Summer Salads & Fat

Brown Rice Pasta Salad with Basil Pesto - Gluten-freeWhat is a salad?

That may seem like a silly question but it isn’t.  During the summer we often have salad as a main meal which can be very beneficial to our weight loss/management efforts. However, it can also be dangerous if you are not aware of the other foods in the salad.  Eating salad does not mean you will lose weight.  There are three important steps to remember if you want salad to aid in your weight loss efforts.


Step 1:  Eating salad that contains the vegetables from the Vegetable List in The Healthy Options Weight Loss Plan® will certainly take you a step in the right direction.   Choose different types of lettuce and add a variety of other greens as well.  Remember, that a salad does not contain a lot of fibre.  You will need to add fibrous vegetables and some protein to increase your feelings of fullness.

Step 2:  Ensure you ‘dress’ the salad correctly.  Small quantities of dressing in measured amounts is paramount to your success.  A dressing should complement a salad without overpowering its flavour.  Experiment  with different ingredients to find your favourite healthful combination.

  •  Gourmet infused oils: sharp and flavourful.

Use sparingly.

  • Olive oil: extra virgin varieties are healthiest.
  • Canola oil: light, blends well.
  • Nut oils: subtle yet distinct.  Perfect for simple combinations.
  • Balsamic vinegar: aged for an intense, sweet-tart flavour.
  • Herb vinegars: quality wine vinegars infused with herbs.
  • Fruit vinegars: aromatic; ideal with fruit & summer greens.
  • Non-fat yogurt:  allows creamy dressings to be healthful.

Step 3:  If there are other food groups (i.e. chicken or cheese) in your salad be sure to count them accurately.  Extra food groups, as well as extra calories, come from such things as olives, meat, cheese, croutons, pasta, potatoes, creamy dressings, dressings with added sugar, beans, sesame seeds, pine nuts and avocado.  There may even be more hidden calories.  Be sure to eat with your eyes open and determine what really is in your salad.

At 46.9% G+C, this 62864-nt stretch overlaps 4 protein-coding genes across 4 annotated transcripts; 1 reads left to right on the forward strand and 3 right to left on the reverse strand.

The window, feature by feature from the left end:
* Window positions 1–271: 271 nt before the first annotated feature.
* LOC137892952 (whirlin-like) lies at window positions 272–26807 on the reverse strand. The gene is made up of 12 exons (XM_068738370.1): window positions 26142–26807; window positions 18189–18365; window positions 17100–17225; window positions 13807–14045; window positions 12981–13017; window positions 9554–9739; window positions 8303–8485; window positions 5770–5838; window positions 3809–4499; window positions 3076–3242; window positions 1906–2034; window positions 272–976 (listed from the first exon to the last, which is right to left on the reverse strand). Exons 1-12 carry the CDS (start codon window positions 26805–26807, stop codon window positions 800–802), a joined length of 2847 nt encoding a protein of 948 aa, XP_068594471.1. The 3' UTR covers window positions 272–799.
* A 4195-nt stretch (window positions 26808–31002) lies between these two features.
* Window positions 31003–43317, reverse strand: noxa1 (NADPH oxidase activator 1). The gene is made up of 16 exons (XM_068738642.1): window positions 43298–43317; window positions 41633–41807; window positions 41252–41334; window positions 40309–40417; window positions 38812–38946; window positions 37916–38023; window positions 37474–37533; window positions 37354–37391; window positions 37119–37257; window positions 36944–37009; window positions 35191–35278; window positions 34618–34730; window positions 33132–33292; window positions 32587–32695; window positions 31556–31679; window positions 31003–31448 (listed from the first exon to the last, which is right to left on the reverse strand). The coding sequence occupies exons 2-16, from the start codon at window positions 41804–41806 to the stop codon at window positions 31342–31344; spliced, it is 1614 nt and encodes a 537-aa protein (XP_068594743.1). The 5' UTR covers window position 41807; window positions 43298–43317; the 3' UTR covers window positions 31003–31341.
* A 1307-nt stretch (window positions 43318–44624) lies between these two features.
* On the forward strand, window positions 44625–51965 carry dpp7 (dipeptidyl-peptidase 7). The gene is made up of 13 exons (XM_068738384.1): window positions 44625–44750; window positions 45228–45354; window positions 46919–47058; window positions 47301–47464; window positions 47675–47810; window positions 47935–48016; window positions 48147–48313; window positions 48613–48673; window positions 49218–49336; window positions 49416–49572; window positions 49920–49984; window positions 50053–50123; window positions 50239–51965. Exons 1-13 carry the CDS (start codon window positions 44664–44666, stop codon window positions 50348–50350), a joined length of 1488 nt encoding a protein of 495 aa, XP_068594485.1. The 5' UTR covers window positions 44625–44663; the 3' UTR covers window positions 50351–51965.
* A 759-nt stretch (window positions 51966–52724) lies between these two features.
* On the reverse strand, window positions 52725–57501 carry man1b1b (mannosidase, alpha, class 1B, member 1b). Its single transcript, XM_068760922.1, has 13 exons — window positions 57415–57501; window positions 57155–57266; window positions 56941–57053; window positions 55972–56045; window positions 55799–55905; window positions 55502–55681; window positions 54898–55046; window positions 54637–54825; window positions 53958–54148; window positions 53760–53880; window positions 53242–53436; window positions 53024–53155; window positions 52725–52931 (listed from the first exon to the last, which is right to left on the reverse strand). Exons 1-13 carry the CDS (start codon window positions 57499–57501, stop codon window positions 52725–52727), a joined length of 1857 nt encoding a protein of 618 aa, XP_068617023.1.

Leafy vegetables are different, delicious and downright nutritious.  Be sure to add these to summer salads:

  • Dandelion Greens – slightly bitter flavour, small pale leaves are better for salads.
  • Spinach – hearty flavour.
  • Kale – tastes mild and cabbage-like.  Kale is as versatile as spinach and cabbage, and a good source of calcium.
  • Swiss Chard – mild mannered and is a member of the same family as beets and spinach.  Use the large leaves to line salad bowls or mix them with other torn greens in a salad.
  • Beet Greens – the leafy part of the familiar beet can be steamed or braised.
  • Rapini – pungent vegetable is a favourite in Italian cooking.
  • Collard Greens –  popular in southern cooking, these greens taste like a cross between a cabbage & kale.


All leafy greens have a high water content, so they wilt easily.  Once faded, they’re hard to revive.  Buy the freshest, greenest leaves.  Don’t buy yellow or discoloured greens.   For best texture and flavour, use greens as soon as possible after purchasing them.  Store them unwashed in the refrigerator; lightly wrapped in damp paper towels inside a plastic bag that has been punctured in a few places to allow air circulation.  If they’re quite fresh, this can hold the greens, with an occasional change of paper towels, three to five days.  Always wash greens thoroughly (even the pre-washed).  Hidden dirt often clings to the undersides of leaves.


Recipe – Gluten-free, Dairy-Free  Basil Pesto

Makes 2 1/2 cups

From The Dairy-free & Gluten-free Kitchen Cookbook by Denise Jardine

Pesto is easy to make and is a delicious addition to pasta, pizza, soups, and hummus.  Adding lemon juice (or powdered vitamin C) will help the pesto retain its bright green colour. 


 2 cups/500 ml whole fresh basil leaves, stemmed and tightly packed

1/3 cup/75 ml pine nuts or walnut pieces (I prefer pine nuts)

 1/4 cup/ 50 ml olive oil

3 cloves garlic

1/2 tsp sea salt

1 tsp/5 ml lemon juice, optional


  • In a food processor or high-speed blender, combine the basil, nuts, olive oil, garlic, salt, and lemon juice.
  • Process the mixture, scraping down the sides with a rubber spatula as needed, until the pesto is smooth and creamy, about 3 minutes.
  • Add desired amount to the pasta and toss.

Note:  This mixture can be frozen in 1/4 cup/50 ml servings or in ice cube trays (make sure to cover the top of the ice pesto with plastic wrap before freezing.  Then empty store frozen cubes into a freezer bag and freeze for up 6 months.




About Winsome Dewar

Winsome Dewar, RHN, RNCP is a Registered Holistic Nutritionist. She is the author of The Healthy Options Healthy Eating and Weight Loss Plan® and the host of Rogers TV’s cooking show – Cooking with Winsome.

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